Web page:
It is against this background that we confront the questions presented here. In our view, the District Court properly dismissed appellants' claims against the federal appellees. Our focus is on appellants' claim that the State engaged in unconstitutional racial gerrymandering. That argument strikes a powerful historical chord: It is unsettling how closely the North Carolina plan resembles the most egregious racial gerrymanders of the past.

An understanding of the nature of appellants' claim is critical to our resolution of the case. In their complaint, appellants did not claim that the General Assembly's reapportionment plan unconstitutionally "diluted" white voting strength. They did not even claim to be white. Rather, appellants' complaint alleged that the deliberate segregation of voters into separate districts on the basis of race violated their constitutional right to participate in a "color-blind" electoral process. Complaint' 29, App. to Juris. Statement 89a-90a; see also Brief for Appellants 31-32.

Despite their invocation of the ideal of a "color-blind" Constitution, see Plessy v. Ferguson, 163 U. S. 537, 559 (1896) (Harlan, J., dissenting), appellants appear to concede that race-conscious redistricting is not always unconstitutional. See Tr. of Oral Arg. 16-19. That concession is wise: This Court never has held that race-conscious state decisionmaking is impermissible in all circumstances. What appellants object to is redistricting legislation that is so extremely irregular on its face that it rationally can be viewed only as an effort to segregate the races for purposes of voting, without regard for traditional districting principles and without sufficiently compelling justification. For the reasons that follow, we conclude that appellants have stated a claim upon which relief can be granted under the Equal Protection Clause. See Fed. Rule Civ. Proc. 12(b)(6).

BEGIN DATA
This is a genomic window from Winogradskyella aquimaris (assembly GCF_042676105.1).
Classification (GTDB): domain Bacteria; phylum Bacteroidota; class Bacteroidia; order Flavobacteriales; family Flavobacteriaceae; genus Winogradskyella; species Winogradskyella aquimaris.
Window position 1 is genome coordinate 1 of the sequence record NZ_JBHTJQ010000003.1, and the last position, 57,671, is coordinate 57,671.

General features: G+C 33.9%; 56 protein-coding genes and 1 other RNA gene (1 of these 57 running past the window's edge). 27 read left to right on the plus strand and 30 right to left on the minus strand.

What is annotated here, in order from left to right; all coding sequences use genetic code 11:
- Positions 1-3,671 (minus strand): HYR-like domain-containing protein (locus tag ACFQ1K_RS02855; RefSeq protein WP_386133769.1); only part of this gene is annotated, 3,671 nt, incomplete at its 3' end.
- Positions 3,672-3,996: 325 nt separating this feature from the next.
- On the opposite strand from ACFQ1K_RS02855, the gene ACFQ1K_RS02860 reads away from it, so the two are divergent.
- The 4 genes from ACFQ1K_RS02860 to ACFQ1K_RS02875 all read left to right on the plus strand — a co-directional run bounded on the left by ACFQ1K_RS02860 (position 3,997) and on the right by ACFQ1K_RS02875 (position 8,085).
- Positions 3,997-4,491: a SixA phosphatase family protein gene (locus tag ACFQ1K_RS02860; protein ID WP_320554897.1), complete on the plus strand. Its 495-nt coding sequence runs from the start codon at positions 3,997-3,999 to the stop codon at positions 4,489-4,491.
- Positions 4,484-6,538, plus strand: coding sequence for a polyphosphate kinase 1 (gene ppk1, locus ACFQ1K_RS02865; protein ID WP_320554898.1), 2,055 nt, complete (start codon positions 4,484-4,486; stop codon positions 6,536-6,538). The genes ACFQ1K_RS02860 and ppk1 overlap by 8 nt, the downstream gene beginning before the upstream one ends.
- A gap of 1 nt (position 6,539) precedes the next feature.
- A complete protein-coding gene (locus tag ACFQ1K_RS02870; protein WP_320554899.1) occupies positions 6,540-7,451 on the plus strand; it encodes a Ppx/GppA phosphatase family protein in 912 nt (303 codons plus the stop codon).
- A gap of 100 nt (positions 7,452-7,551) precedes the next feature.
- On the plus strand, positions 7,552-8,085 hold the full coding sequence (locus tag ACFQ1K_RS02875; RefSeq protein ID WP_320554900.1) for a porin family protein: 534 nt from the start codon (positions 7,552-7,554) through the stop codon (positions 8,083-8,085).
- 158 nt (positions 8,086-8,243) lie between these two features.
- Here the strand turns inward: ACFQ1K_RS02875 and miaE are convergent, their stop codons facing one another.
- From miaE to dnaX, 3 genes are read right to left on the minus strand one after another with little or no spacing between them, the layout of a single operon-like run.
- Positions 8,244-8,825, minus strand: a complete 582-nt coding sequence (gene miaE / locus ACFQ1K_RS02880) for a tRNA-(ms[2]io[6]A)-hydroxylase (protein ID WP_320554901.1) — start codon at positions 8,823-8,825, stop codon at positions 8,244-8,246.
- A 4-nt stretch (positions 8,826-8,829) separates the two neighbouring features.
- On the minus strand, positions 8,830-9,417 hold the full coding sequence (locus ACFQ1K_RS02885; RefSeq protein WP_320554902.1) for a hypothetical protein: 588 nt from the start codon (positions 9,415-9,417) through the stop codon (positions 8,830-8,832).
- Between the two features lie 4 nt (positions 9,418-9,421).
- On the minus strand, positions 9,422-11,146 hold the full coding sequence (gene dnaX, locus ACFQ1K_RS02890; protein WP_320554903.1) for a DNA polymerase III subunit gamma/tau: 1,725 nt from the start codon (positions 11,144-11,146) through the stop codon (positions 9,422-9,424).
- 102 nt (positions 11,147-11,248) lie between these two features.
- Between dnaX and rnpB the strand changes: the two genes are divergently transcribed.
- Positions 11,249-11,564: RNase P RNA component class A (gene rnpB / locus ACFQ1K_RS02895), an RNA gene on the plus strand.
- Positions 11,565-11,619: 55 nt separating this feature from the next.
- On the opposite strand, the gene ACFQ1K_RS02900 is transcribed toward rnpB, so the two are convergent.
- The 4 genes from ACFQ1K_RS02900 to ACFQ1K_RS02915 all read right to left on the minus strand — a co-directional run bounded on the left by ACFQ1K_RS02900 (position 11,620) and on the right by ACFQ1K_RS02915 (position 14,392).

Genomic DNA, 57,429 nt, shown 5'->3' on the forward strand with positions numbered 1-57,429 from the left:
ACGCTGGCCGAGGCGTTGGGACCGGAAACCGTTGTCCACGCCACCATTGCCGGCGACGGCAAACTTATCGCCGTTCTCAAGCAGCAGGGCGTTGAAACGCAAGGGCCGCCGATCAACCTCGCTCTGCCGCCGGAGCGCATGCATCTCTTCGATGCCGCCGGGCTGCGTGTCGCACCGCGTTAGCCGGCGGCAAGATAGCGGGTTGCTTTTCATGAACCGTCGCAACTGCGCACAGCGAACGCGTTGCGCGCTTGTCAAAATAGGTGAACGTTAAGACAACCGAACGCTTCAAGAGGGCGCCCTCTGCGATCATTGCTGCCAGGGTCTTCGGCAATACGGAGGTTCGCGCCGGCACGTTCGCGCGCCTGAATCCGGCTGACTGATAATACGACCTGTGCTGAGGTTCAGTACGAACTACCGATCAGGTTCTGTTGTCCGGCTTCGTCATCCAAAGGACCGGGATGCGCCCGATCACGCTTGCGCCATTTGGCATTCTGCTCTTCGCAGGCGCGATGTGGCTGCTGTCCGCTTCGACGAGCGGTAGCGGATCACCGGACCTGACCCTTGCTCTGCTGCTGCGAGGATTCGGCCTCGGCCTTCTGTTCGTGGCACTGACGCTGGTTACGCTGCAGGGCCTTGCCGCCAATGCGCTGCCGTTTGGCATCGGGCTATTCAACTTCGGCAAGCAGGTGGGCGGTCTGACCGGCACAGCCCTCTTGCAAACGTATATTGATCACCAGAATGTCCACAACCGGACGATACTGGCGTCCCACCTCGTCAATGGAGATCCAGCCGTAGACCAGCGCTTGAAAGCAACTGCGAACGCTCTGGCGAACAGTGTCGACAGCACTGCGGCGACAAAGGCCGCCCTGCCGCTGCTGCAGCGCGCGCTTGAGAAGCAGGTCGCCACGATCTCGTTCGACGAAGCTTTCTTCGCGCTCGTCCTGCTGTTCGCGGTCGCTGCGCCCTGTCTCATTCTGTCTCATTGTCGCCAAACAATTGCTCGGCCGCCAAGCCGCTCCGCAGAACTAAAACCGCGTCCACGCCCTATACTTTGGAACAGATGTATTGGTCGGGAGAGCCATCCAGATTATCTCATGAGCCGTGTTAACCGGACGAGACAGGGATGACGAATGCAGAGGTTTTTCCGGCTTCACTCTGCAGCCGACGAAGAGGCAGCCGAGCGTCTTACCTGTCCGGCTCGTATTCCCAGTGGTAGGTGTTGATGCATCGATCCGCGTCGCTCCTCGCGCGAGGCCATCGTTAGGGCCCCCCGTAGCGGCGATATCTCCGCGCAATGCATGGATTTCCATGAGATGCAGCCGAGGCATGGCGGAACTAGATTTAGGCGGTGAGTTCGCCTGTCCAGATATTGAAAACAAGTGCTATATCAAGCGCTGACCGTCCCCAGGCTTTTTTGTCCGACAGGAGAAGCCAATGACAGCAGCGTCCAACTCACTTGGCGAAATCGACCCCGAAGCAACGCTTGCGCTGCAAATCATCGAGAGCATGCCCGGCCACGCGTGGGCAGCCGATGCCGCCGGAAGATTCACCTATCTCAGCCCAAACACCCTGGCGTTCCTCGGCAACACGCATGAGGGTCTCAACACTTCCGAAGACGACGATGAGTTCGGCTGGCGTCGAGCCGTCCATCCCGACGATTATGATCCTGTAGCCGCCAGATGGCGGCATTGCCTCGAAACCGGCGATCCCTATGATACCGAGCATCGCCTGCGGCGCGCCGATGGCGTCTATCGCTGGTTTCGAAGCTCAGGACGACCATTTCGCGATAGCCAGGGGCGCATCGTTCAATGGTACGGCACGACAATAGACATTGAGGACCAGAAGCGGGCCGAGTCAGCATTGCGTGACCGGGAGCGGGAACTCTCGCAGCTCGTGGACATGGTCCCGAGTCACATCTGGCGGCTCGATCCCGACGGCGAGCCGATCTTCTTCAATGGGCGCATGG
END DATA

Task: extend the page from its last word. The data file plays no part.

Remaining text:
The Equal Protection Clause provides that "[n]o State shall... deny to any person within its jurisdiction the equal protection of the laws." U. S. Const., Arndt. 14, § 1. Its central purpose is to prevent the States from purposefully discriminating between individuals on the basis of race. Washington v. Davis, 426 U. S. 229, 239 (1976). Laws that explicitly distinguish between individuals on racial grounds fall within the core of that prohibition.

No inquiry into legislative purpose is necessary when the racial classification appears on the face of the statute. See Personnel Administrator of Mass. v. Feeney, 442 U. S. 256, 272 (1979). Accord, Washington v. Seattle School Dist. No.1, 458 U. S. 457, 485 (1982). Express racial classifications are immediately suspect because, "[a]bsent searching judicial inquiry..., there is simply no way of determining what classifications are 'benign' or 'remedial' and what classifications are in fact motivated by illegitimate notions of racial inferiority or simple racial politics." Richmond v. J. A. Croson Co., 488 U. S. 469, 493 (1989) (plurality opinion); id., at 520 (SCALIA, J., concurring in judgment); see also UJO, 430 U. S., at 172 (Brennan, J., concurring in part) ("[A] purportedly preferential race assignment may in fact disguise a policy that perpetuates disadvantageous treatment of the plan's supposed beneficiaries").